Untreated depression may increase the risk of developing dementia in the future

Untreated depression may increase the risk of developing dementia in the future

  • Researchers investigated the relationship between late-life depression and dementia, and estimated the effect of depression treatments on dementia risk for patients with different courses of depressive symptoms.
  • Study participants with chronically increased and decreased depressive symptoms were more likely to develop dementia compared to non-depressive participants or those with diminished depressive symptoms.
  • Depression treatments effectively reduce the risk of developing dementia, especially in patients with increased depressive symptoms.
  • The findings suggest that timely delivery of depression treatment to those with depression in late life may delay the onset of dementia.

In 2022, World Health Organization Dementia ranks as the seventh leading cause of death among all diseases and it is estimated that around 55 million people worldwide live with the condition. Dementia can affect people physically, psychologically, socially, and economically, and this impact can extend to caregivers, families, and society at large.

Since there is currently no treatment available to treat dementia, that Prevent is a priority. many of studies showed that depression increases the risk of developing dementia. Therefore, timely treatment of depression may help prevent it.

Depression is usually treated with medication, psychotherapy, or both. Although there are studies on whether drug treatment for depression reduces the risk of dementia in later life, results have been mixed, with some studies reporting positive results, while others have negative or neutral results.

a 2017 study found that administration of SSRIs for more than 4 years reduced the risk of dementia in people with mild cognitive impairment.

On the contrary, another 2017 study He found that use of antidepressants made no difference to dementia risk, while a 2016 study concluded that use of antidepressants in the elderly was associated with an increased risk of dementia.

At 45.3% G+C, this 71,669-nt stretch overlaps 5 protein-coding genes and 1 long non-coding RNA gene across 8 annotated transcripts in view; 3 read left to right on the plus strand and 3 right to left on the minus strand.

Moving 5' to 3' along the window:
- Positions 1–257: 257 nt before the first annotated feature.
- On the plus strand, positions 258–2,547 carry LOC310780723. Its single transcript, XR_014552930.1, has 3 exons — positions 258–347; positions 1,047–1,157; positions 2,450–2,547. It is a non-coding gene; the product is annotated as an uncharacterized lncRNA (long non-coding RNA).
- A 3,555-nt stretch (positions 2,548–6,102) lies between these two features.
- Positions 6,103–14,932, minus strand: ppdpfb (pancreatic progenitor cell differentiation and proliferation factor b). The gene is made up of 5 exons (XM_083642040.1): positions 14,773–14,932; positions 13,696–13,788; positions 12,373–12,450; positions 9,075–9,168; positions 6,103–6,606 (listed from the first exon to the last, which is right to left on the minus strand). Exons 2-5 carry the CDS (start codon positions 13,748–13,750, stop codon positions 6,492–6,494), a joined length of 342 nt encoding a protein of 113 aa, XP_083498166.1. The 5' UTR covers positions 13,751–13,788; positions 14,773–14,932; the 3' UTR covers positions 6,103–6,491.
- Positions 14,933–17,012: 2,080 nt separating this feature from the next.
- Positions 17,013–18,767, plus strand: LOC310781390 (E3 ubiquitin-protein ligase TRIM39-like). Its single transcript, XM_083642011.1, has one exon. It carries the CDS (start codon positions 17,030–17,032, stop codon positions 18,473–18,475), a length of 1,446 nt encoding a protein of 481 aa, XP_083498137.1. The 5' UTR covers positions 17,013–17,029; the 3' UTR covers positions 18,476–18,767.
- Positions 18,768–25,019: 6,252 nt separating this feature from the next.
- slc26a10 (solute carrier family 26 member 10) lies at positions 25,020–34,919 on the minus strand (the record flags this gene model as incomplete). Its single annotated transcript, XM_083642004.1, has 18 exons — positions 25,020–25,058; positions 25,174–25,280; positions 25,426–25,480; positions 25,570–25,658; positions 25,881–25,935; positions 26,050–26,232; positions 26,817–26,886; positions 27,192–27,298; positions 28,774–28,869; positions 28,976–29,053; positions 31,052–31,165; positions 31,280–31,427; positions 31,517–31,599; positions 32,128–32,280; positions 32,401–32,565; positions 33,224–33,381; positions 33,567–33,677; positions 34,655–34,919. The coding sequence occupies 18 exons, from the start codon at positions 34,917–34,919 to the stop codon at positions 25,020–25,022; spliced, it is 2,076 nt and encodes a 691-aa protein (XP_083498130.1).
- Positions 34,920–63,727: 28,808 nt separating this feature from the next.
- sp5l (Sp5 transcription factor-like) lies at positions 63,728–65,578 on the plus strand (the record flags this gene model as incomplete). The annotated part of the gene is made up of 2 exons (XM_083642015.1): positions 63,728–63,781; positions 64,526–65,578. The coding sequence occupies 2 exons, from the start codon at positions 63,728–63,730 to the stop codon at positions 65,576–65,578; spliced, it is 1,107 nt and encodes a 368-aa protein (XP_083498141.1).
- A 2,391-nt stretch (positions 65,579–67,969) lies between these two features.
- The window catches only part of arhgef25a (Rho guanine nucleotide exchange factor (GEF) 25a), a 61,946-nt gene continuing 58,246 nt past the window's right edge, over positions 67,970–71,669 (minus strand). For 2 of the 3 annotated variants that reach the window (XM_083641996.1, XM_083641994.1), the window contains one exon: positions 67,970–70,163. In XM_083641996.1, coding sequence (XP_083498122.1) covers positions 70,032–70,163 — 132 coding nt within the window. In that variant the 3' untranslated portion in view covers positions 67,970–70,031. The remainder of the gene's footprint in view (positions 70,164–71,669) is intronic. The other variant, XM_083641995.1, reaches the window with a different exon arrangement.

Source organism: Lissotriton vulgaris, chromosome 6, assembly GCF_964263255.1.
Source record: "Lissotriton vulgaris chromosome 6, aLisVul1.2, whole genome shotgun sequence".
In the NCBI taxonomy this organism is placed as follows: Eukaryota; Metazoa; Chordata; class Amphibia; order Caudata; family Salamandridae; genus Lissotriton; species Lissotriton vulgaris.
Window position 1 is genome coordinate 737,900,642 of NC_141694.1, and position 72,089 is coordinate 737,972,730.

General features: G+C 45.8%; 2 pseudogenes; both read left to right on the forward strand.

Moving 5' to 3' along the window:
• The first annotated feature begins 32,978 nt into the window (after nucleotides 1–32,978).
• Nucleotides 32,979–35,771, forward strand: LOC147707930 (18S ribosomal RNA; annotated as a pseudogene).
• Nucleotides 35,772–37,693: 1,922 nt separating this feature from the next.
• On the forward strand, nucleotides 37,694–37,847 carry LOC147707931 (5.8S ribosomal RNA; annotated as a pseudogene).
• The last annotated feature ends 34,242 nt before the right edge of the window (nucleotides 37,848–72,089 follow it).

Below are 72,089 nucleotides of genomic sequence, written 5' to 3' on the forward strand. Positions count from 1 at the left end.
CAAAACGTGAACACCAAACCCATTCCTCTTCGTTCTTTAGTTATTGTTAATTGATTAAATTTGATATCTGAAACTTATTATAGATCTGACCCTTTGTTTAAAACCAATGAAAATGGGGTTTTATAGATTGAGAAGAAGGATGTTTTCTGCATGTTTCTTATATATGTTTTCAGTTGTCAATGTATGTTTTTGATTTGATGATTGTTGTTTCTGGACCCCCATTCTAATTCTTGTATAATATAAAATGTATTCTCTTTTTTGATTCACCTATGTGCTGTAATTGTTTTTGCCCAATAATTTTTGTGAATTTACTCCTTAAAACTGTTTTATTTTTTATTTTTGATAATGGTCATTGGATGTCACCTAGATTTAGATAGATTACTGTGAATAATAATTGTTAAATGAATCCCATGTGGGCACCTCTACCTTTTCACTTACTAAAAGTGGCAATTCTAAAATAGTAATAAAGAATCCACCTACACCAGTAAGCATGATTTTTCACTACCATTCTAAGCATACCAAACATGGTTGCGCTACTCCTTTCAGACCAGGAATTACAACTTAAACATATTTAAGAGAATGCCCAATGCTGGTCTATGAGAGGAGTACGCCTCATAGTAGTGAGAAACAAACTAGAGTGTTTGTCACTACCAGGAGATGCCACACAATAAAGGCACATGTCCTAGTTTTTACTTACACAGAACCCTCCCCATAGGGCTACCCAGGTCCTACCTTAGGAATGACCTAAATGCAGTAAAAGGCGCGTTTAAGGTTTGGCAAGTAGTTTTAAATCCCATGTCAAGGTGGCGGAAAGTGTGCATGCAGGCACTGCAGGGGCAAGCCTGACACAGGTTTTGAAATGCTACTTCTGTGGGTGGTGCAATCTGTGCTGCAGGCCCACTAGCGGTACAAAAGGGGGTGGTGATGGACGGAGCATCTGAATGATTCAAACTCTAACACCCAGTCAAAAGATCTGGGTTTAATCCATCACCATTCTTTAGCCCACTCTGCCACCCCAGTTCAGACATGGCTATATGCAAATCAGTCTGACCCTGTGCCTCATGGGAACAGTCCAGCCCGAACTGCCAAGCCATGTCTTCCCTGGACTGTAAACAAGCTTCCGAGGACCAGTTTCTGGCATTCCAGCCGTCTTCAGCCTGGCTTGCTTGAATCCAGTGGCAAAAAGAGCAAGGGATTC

None of these previously published studies take into account the fact that different individuals experience differently Depression pathways (or patterns of depression symptoms over time).

Now, researchers at Fudan University in Shanghai, China, have published a study in Biological Psychiatrywhich examines the relationships between different depression pathways, different depression treatments, and the likelihood of developing dementia.

“This is very interesting. As we said earlier (all identified in the 2020 Lancet Commission on Dementia), some previous studies have distinguished between treated and untreated depression. […],” He said Dr. Jill Livingstonprofessor of geriatric psychiatry at University College London, and chair of the Lancet Committee on Dementia, Prevention, Intervention and Care, who was not involved in the study.

This study here follows depressed people over the age of 50 for 10 to 14 years [and like a previous study] found a nearly identical increased risk of developing dementia (51%). This was especially true for those whose depressive symptoms developed or worsened over time, [while] Those who were treated and were not severely depressed had lower levels of depression[n] Danger,” she said Medical news today.